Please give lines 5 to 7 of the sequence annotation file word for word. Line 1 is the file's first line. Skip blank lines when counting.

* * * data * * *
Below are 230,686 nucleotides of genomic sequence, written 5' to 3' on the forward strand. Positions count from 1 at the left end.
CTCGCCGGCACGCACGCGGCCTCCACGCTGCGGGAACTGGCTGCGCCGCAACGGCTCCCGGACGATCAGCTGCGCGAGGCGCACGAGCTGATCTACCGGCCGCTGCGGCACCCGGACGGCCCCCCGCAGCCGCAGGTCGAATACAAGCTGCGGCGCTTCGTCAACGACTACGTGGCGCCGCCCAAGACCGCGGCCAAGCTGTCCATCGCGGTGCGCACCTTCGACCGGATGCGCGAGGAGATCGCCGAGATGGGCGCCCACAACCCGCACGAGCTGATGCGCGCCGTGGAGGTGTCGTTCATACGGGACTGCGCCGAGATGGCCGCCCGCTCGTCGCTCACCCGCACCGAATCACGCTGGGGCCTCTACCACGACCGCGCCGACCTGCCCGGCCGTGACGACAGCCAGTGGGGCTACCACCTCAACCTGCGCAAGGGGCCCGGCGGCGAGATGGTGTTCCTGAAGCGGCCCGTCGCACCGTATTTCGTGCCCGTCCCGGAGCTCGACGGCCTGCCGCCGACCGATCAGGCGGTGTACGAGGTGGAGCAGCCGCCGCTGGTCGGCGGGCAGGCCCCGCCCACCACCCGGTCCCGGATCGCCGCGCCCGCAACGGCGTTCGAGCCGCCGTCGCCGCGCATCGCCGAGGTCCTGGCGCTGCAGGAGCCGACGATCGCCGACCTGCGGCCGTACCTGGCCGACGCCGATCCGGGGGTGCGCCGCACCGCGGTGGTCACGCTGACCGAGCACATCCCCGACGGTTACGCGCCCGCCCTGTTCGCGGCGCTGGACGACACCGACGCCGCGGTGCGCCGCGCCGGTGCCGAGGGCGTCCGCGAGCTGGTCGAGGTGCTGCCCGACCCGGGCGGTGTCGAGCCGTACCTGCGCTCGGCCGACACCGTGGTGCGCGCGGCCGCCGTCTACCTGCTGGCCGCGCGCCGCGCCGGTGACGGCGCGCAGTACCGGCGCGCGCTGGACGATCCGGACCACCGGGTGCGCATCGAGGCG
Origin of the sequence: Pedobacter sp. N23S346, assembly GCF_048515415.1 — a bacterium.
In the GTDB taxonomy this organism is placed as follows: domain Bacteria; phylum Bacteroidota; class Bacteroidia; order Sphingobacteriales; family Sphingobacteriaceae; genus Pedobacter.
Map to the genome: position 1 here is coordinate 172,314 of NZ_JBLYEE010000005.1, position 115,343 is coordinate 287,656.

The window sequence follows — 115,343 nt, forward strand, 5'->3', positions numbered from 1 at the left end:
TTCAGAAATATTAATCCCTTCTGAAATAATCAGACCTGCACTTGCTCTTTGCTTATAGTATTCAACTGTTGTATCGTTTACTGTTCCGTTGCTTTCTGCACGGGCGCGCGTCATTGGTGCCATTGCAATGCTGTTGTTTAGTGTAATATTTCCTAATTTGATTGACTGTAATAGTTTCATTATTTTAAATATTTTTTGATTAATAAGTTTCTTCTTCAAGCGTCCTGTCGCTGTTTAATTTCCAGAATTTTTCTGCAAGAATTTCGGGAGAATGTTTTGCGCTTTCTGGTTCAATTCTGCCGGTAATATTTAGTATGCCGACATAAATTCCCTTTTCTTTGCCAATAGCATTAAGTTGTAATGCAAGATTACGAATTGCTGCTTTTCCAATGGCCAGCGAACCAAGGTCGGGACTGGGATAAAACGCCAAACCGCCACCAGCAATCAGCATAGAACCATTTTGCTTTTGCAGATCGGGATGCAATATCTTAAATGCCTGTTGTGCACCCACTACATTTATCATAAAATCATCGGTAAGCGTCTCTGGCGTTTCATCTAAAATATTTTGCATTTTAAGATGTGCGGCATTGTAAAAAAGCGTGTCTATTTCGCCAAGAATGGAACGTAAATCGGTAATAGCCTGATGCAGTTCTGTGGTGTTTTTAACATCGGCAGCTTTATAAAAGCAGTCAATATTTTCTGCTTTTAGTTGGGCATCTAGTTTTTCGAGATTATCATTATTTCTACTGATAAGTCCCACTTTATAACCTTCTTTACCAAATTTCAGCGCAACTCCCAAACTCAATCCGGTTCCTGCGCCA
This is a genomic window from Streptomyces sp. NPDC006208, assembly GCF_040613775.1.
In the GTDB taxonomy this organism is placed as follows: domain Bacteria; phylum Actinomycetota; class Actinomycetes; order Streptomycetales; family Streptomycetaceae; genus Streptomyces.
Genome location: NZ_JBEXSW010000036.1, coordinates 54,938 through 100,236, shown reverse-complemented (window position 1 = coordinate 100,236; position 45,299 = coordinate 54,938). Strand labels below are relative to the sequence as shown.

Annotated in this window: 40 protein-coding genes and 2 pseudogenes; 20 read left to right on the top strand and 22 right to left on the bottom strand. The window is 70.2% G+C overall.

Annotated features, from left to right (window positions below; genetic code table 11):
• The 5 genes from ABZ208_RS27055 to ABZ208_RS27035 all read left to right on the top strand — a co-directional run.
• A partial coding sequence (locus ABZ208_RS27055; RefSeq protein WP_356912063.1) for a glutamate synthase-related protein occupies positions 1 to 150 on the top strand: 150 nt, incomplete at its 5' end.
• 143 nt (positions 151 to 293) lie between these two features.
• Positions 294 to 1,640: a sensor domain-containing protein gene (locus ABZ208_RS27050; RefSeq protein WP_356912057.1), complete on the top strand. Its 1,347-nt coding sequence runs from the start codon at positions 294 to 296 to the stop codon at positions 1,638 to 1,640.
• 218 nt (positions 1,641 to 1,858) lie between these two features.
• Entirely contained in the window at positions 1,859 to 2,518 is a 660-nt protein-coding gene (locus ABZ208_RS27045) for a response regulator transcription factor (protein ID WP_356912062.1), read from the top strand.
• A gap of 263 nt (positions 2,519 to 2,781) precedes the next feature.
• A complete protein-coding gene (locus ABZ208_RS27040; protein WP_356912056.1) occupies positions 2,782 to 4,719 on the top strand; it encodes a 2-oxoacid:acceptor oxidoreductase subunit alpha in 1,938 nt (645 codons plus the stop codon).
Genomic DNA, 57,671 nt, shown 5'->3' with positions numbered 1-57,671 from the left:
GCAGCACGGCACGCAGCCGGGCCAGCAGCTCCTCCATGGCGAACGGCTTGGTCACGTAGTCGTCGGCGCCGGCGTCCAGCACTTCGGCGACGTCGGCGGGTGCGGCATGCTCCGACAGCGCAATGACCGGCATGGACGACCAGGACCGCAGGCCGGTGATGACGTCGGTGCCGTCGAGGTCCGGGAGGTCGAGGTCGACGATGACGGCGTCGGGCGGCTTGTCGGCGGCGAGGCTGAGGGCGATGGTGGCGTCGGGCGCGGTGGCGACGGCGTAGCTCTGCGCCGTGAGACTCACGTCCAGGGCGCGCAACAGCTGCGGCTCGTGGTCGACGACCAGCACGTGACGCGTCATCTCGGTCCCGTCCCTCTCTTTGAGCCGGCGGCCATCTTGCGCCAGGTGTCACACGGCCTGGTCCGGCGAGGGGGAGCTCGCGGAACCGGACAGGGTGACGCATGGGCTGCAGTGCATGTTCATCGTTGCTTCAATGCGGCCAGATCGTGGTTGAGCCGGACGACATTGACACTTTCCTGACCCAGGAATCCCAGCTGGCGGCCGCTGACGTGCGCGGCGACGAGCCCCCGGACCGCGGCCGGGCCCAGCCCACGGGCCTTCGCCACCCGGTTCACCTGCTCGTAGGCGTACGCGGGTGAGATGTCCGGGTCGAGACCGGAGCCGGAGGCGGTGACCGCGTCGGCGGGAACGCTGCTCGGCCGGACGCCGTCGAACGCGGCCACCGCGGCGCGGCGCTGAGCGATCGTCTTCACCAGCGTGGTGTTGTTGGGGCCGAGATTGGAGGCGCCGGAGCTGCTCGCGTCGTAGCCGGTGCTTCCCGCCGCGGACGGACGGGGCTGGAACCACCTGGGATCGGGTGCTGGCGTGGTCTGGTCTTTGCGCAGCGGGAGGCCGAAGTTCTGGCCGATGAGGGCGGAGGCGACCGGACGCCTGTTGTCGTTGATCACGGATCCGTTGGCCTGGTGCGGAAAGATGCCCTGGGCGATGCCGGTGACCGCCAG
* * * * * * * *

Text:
Map to the genome: position 1 here is coordinate 172,314 of NZ_JBLYEE010000005.1, position 115,343 is coordinate 287,656.

The window sequence follows — 115,343 nt, forward strand, 5'->3', positions numbered from 1 at the left end:
TTCAGAAATATTAATCCCTTCTGAAATAATCAGACCTGCACTTGCTCTTTGCTTATAGTATTCAACTGTTGTATCGTTTACTGTTCCGTTGCTTTCTGCACGGGCGCGCGTCATTGGTGCCATTGCAATGCTGTTGTTTAGTGTAATATTTCCTAATTTGATTGACTGTAATAGTTTCATTATTTTAAATATTTTTTGATTAATAAGTTTCTTCTTCAAGCGTCCTGTCGCTGTTTAATTTCCAGAATTTTTCTGCAAGAATTTCGGGAGAATGTTTTGCGCTTTCTGGTTCAATTCTGCCGGTAATATTTAGTATGCCGACATAAATTCCCTTTTCTTTGCCAATAGCATTAAGTTGTAATGCAAGATTACGAATTGCTGCTTTTCCAATGGCCAGCGAACCAAGGTCGGGACTGGGATAAAACGCCAAACCGCCACCAGCAATCAGCATAGAACCATTTTGCTTTTGCAGATCGGGATGCAATATCTTAAATGCCTGTTGTGCACCCACTACATTTATCATAAAATCATCGGTAAGCGTCTCTGGCGTTTCATCTAAAATATTTTGCATTTTAAGATGTGCGGCATTGTAAAAAAGCGTGTCTATTTCGCCAAGAATGGAACGTAAATCGGTAATAGCCTGATGCAGTTCTGTGGTGTTTTTAACATCGGCAGCTTTATAAAAGCAGTCAATATTTTCTGCTTTTAGTTGGGCATCTAGTTTTTCGAGATTATCATTATTTCTACTGATAAGTCCCACTTTATAACCTTCTTTACCAAATTTCAGCGCAACTCCCAAACTCAATCCGGTTCCTGCGCCA